For all of us who can’t squeeze into Jody Williams and Rita Sodi’s megahit Via Carota, there’s a few more spots across the street in the couple’s new all-day spot, Bar Pisellino. This Italian jewel box serves coffee, pastries and sandwiches during the day but it shines for its plays on Italian classics such as a crafted drink with pistachio and another inspired by spumoni.
There is no bar to belly up to at this louche lounge. Drinks are prepared in a beautiful but half-hidden back room surrounded by gleaming examples of every tool and gizmo a barkeep could wish for. From this gorgeous tableau comes an austere cocktail list, which includes classics like the Manhattan and Negroni, and variations thereof. Who needs a barstool anyway?
A fortune teller greets patrons at this comfortably-worn reproduction of a prohibition speakeasy. There’s a rousing scene in front, a mix of diehard regulars and industry types who jockey for the attentions of the chef-coat–clad barkeeps. Of all of the city’s craft cocktail joints Employees Only is among the most populist, with enough nerd-baiting tipples on the menu to please aficionados without alienating everyone else.
Contrary to what the name might imply, there’s no swearing on the menu at this basement bar from Paris-born chef Johann Giraud and manager-barman Ricardo Valdez, who met while opening the first U.S. outpost of Ladurée in Soho. There are, however, picturesque French cocktails served in a narrow 30-seat space, fitted with blue-and-gold damask wallpaper and budget replicas of famous paintings, alongside traditional small plates, which are steeped in house-made ingredients as well as French history.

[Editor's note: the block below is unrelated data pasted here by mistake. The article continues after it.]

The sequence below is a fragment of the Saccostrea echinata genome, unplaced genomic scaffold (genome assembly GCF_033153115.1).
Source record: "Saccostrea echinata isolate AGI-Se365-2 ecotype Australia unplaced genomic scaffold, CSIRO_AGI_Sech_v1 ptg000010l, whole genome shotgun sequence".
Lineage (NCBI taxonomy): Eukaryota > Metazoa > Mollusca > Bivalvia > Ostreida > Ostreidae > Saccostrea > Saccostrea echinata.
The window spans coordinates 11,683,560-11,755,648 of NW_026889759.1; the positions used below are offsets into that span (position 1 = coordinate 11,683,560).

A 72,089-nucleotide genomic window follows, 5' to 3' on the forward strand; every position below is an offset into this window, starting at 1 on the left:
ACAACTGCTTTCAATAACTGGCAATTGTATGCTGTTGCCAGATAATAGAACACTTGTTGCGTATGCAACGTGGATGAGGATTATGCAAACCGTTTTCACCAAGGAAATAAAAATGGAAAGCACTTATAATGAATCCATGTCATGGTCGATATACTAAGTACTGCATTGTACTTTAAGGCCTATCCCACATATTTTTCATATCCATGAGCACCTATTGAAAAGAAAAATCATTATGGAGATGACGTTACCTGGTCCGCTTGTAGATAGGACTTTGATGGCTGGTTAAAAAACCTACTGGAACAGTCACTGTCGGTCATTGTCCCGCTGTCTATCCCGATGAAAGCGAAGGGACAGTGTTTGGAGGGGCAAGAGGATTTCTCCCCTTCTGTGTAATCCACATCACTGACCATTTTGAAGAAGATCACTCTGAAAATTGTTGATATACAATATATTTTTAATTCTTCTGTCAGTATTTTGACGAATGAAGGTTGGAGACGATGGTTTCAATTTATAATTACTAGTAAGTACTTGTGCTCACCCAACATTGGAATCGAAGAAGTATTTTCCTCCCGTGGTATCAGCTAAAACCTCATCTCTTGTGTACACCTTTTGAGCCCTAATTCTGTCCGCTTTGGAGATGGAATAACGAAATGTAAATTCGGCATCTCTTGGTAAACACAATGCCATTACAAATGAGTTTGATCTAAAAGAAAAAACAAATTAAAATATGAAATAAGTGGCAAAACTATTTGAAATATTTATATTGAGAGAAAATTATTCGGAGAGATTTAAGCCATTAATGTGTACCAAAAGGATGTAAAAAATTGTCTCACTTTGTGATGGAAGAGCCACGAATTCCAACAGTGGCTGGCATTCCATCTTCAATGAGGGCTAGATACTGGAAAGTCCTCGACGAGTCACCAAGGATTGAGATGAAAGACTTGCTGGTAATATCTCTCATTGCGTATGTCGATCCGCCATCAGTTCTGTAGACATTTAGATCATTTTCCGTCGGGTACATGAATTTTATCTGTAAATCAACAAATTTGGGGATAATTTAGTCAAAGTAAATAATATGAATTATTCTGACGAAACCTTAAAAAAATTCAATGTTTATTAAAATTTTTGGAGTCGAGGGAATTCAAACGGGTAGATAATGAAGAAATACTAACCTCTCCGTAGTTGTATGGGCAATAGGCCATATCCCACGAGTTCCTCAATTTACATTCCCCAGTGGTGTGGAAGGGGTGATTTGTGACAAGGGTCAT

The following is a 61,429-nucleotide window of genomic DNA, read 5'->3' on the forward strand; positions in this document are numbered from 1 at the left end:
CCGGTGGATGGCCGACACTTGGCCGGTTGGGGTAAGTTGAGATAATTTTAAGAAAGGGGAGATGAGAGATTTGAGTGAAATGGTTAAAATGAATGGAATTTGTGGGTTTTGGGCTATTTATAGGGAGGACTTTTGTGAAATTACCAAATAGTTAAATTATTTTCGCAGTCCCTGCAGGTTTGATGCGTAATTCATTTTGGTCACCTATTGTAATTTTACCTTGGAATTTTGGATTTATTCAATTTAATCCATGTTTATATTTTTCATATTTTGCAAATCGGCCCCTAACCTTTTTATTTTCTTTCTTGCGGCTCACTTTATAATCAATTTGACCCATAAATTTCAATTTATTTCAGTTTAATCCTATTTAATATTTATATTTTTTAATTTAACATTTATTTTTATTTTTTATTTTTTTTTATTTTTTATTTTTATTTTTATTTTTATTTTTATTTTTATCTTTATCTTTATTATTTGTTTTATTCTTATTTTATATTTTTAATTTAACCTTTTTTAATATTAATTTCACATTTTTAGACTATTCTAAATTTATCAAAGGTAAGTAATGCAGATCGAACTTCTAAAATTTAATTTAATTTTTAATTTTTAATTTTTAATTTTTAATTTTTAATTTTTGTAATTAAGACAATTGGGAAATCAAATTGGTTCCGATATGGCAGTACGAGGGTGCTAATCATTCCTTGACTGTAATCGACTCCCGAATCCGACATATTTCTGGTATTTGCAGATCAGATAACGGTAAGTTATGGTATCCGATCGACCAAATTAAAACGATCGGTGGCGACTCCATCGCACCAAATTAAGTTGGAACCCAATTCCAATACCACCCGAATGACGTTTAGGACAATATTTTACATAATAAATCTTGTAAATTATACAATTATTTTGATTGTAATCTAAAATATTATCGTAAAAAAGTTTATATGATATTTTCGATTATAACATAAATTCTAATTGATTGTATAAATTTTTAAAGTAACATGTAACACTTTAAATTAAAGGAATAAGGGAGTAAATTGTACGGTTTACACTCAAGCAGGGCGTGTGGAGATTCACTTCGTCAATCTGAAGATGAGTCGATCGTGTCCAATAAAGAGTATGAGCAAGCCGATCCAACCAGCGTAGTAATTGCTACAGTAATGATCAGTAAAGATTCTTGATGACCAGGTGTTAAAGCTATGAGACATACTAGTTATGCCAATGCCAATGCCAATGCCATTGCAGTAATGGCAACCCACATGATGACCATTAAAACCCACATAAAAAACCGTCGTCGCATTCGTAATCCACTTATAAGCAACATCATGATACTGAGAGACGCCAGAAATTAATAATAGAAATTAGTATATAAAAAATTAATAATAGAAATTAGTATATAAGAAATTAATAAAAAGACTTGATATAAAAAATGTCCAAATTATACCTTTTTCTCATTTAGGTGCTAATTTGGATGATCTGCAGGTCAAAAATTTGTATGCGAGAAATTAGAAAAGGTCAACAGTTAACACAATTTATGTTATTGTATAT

The entrance of Nitecap is hard to find, but the wandering effort is well worth it, if only for the cavalcade of cocktail killers at its helm. The team has stirred up the kind of devil-may-care after-hours haunt you’ll want to linger at long after closing time. The inventive, freewheeling menu runs the gamut from crisp session cocktails to hefty late-night slugs to help you unwind inside the sultry, cavernous lair.
At this sly, effortlessly cool '70s-styled cocktail den, bartenders have torched cocoa butter; stirred red wine ice cubes into a glowing, off-menu lava lamp tipple; and poured sips of wine directly into patrons' mouths from traditonal Spanish porrons. Retro funk beats and amber lighting might at first remind you of your grandparents' basement—as do the wood paneling, beaded curtains, and cheese ball appetizers—but the quaffs, and the service, are far from out of style.
Sitting across the galleria from Le Bernardin, Aldo Sohm’s annexed vino-hub is far less buttoned-up than its big brother, but the level of detail here proves this apple didn’t fall far from the tree. Toss out any preference—bold and spicy, sweet and bubbly—and your sommeilier-server will cater to your every wino whim. Between pours, you can get schooled on the ins and outs of grapes and regions—without the sniff-and-swirl snootiness.
The entrance to this taxidermy-strewn saloon is hidden behind an old phone booth inside Crif Dogs. Pick up the receiver and a hostess opens the back wall of the booth. Inside, a team of barkeeps offer thoughtful cocktail creations. The staff is happy to talk you through any libation on the menu, or suggest an haute dog brought in from next door. It’s that kind of dedication that makes getting in worth the effort.